Something about Photography Theory

Victor Burgin, ‘Something about Photography Theory’, pp.61-66, in:

Screen, Jan/Feb 84, 25:1

p.61

We’re here to talk about theory. Many people are against it. Theory gets in the way of spontaneity. Theory is a realm of bloodless abstractions which have nothing to do with the cut-and-thrust of practice. For us, however, there is no state of Edenic innocence outside of theories.

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Orientations Towards Objects

Sara Ahmed, ‘Orientations Towards Objects’, pp.25-64, in:

Ahmed, S., 2006. Queer phenomenology: orientations, objects, others. Duke University Press, Durham.

p.27

[…] by showing how phenomenology faces a certain directions, which depends on the relegation of other “things” to the background, I consider how phenomenology may be gendered as a form of occupation.

We are turned toward things . Such things make an impression upon us. We perceive them as things insofar as they are near to us, insofar as we share a residence with them. Perception hence involves orientation; what is perceived depends on where we are located, which gives us a certain take on things.

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Identity and Individuation: Some Feminist Reflections

Elizabeth Grosz, ‘Identity and Individuation: Some Feminist Reflections’, pp.37-56, in:

De Boever, A., Simondon, G. (Eds.), 2013. Gilbert Simondon: being and technology. Edinburgh Univ. Press, Edinburgh.

p.37

There are, for Gilbert Simondon, many kinds of individualities, many kinds of subject, many kinds of object, but all share the processes of individuation, which may serve equally to explain the coming into being and the existence of beings of all kinds, material, organic, human, cosmic.

In providing models for understanding how things, including living things, are brought into existence as cohesive individuals, Simondon opens up new ways of understanding identity, transformation and creation – all central ingredients in a radical reconceptualization of thought.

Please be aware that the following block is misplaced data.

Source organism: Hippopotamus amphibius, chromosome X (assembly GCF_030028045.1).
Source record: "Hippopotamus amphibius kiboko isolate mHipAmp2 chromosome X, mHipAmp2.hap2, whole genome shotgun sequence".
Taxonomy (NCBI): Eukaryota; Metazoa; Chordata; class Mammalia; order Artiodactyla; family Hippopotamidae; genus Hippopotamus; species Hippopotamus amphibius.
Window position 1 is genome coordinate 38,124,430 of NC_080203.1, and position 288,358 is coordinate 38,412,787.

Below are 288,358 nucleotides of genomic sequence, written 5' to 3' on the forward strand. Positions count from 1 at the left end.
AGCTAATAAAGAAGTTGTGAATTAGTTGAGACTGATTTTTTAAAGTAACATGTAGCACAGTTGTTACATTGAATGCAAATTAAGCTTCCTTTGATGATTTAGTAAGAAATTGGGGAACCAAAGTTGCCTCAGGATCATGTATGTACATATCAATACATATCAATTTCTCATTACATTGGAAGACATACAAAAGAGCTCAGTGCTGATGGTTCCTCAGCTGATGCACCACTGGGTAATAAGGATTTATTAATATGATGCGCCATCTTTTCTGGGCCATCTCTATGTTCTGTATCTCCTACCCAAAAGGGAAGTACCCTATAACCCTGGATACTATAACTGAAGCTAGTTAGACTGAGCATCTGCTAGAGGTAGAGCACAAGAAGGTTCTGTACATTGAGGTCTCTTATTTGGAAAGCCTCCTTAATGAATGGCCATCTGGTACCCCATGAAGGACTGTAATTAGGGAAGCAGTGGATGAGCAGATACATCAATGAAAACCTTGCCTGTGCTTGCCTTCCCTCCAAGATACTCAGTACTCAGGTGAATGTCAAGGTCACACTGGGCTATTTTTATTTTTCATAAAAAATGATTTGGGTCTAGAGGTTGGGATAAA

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Allure and Abjection: The Possible Potential of Severed Qualities

Frenchy Lunning, ‘Allure and Abjection: The Possible Potential of Severed Qualities’, pp.83-105, in: Behar, K. (Ed.), 2016. Object-oriented feminism. University of Minnesota Press, Minneapolis.

p.83

This is a tale of two gestures that meet in the heat of a metaphoric confrontation of transformation. In comparing Graham Harman’s work on allure juxtaposed with Julia Kristeva’s work on abjection, certain relationships, similarities, and movements suggest a way to read across each of their central metaphors in structure and movement, and in their implications of marginal identities and aesthetic locations.

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Political Feminist Positioning in Neoliberal Global Capitalism

Marina Gržinić, ‘Political Feminist Positioning in Neoliberal Global Capitalism’, pp.201-223, in:

Behar, K. (Ed.), 2016. Object-oriented feminism. University of Minnesota Press, Minneapolis.

p.201